You might be wondering how to make your issue tree MECE if you have to ignore certain issues. The answer is that your issue tree needs to be MECE for the higher level issues (e.g.: revenues vs. costs). But that it's ok for it to focus on the most important parts for the more detailed issues (e.g.: fixed costs break down).
When should you use issue trees in case interviews?
Issue trees can help you answer two types of questions in case interviews: framework questions and creatvity questions.
At the beginning of the case your interviewer will explain the problem you are trying to solve and ask you which areas you would look at to solve it. This is what's called a case framework question and issue trees can be really helpful to answer them.
Later on in the case, your interviewer will also often ask you a creativity question. For instance, if you have found that your client's profitability issue was coming from an increase in variable costs, your interviewer might ask you: "What are some of the things we could do to decrease variable costs?" This type of questions aim to test whether you can brainstorm in a structured way.
Issue trees can therefore be used in case interviews both to find the root-cause of an issue (framework questions), but also to generate ideas on how to solve a problem (creativity questions). If you would like to get a feel for how these issue trees are used in practice, you can watch the two case interview extracts below.
Issue tree example
Now that you know what an issue tree is, let's train putting one together by answering the following question:
How can you increase your personal income?
For the purpose of this question, let's imagine that you are a full time employee at a company. Before looking at the answer key below you should spend 2 or 3 minutes building your own issue tree and then comparing it to our suggestion.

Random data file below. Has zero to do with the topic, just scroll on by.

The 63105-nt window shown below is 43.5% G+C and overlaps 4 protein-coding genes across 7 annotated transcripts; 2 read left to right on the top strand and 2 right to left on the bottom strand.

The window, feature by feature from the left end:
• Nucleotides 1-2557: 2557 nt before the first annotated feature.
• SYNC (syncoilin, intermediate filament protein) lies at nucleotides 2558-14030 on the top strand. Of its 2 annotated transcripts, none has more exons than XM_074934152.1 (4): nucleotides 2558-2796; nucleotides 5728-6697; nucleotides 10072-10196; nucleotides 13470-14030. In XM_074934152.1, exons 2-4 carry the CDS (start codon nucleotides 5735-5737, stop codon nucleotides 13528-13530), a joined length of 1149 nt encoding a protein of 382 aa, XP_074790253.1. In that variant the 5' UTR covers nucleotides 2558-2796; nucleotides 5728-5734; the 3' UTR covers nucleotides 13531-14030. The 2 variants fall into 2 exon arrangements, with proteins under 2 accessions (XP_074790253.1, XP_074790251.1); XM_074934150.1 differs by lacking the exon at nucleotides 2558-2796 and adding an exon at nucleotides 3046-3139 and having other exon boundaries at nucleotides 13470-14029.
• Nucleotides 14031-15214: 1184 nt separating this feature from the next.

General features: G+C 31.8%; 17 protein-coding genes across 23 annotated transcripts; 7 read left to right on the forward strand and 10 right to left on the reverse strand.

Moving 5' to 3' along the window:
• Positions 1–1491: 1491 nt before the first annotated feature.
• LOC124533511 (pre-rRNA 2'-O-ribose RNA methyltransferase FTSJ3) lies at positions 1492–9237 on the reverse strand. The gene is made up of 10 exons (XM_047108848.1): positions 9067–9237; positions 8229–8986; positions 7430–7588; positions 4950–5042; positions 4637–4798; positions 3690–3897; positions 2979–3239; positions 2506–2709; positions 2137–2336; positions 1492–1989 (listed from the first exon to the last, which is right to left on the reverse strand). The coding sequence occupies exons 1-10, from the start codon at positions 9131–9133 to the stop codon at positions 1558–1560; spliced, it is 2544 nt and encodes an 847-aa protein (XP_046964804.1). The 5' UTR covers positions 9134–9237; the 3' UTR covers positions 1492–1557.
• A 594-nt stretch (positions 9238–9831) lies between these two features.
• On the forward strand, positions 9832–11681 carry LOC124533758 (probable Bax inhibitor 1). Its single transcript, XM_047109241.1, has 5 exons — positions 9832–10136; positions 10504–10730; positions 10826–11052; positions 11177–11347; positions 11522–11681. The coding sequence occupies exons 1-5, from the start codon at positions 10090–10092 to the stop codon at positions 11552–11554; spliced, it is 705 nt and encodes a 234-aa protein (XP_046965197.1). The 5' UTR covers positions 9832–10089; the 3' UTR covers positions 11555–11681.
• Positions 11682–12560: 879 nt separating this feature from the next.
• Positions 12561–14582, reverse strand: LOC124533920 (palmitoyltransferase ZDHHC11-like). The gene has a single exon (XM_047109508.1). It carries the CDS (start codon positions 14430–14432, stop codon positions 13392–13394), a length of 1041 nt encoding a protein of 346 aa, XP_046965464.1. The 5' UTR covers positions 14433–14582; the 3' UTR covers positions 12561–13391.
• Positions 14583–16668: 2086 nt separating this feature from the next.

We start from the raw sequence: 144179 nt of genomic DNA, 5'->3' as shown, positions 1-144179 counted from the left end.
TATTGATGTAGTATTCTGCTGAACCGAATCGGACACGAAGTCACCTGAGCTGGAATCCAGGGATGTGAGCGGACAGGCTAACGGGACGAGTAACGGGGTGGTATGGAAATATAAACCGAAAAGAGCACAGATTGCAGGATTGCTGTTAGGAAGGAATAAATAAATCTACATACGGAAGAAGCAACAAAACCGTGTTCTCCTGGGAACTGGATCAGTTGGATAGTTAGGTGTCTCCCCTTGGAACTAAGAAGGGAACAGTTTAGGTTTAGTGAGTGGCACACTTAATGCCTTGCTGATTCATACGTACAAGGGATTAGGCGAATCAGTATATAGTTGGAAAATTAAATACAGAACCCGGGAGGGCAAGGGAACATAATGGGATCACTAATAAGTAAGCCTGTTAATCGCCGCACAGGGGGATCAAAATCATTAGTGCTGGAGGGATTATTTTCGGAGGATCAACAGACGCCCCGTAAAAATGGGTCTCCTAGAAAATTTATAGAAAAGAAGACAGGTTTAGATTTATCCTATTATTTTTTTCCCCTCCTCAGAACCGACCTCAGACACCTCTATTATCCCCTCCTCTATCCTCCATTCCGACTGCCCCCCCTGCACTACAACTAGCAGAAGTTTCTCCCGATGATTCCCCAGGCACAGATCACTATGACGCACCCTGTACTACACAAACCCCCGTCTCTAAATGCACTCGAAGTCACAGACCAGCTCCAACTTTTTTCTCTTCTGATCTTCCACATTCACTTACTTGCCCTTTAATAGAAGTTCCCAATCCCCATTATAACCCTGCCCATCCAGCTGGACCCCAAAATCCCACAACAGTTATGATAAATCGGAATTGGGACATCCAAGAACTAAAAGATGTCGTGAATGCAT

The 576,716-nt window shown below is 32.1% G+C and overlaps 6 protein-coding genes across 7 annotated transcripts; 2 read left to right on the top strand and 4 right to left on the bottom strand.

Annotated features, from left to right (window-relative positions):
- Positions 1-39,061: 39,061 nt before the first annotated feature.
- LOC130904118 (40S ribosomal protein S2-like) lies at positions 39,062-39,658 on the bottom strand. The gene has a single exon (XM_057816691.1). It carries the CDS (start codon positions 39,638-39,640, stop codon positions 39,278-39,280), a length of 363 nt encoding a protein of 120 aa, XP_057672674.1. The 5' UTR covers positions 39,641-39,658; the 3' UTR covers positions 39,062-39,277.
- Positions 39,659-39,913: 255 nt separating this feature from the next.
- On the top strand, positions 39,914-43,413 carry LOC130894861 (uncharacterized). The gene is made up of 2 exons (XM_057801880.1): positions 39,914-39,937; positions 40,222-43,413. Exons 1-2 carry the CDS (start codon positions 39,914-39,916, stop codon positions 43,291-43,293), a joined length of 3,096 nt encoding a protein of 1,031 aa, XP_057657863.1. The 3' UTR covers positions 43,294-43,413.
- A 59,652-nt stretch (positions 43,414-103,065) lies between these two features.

If you have any thoughts or questions about our suggested answer don't hesitate to leave a comment below and our team will answer you.
Let's create an issue tree that explores how we can grow our personal income. And let's try to respect the two rules of issue trees: being MECE and 80 / 20.
- Income from main job
- Keep same job but get pay rise / promotion
- Look for higher-paid job inside current company
- Look for higher-paid job in another company
- Income from side jobs
- Freelancing (e.g.: Marketing consultant)
- Tutoring (e.g.: Maths, English, etc.)
- Driving (e.g.: Uber driver)
- Income from assets
- Invest in real estate, stocks
- Rent appartment room (e.g.: AirBnb)
- Sell unused items (e.g.: eBay)
Do you agree this is MECE and 80 / 20? Don't hesitate to let us know in the comment section below!
Issue trees are an extremely powerful tool used by consultants on a daily basis. You should not hesitate to use it in your own case interviews, in particular for framework and creativity question. When you do so, make sure your issue tree is MECE and 80 / 20. This will make you much more effective at solving the problem and will also make you stand out compared to other candidates.
If you would like to fast track your case interview preparation and maximise your chances of getting an offer at McKinsey, BCG or Bain, come and train with us. More than 80% of the candidates training with our programmes end up getting an offer at their target firm. We know this because we give half of their money back to people who don't.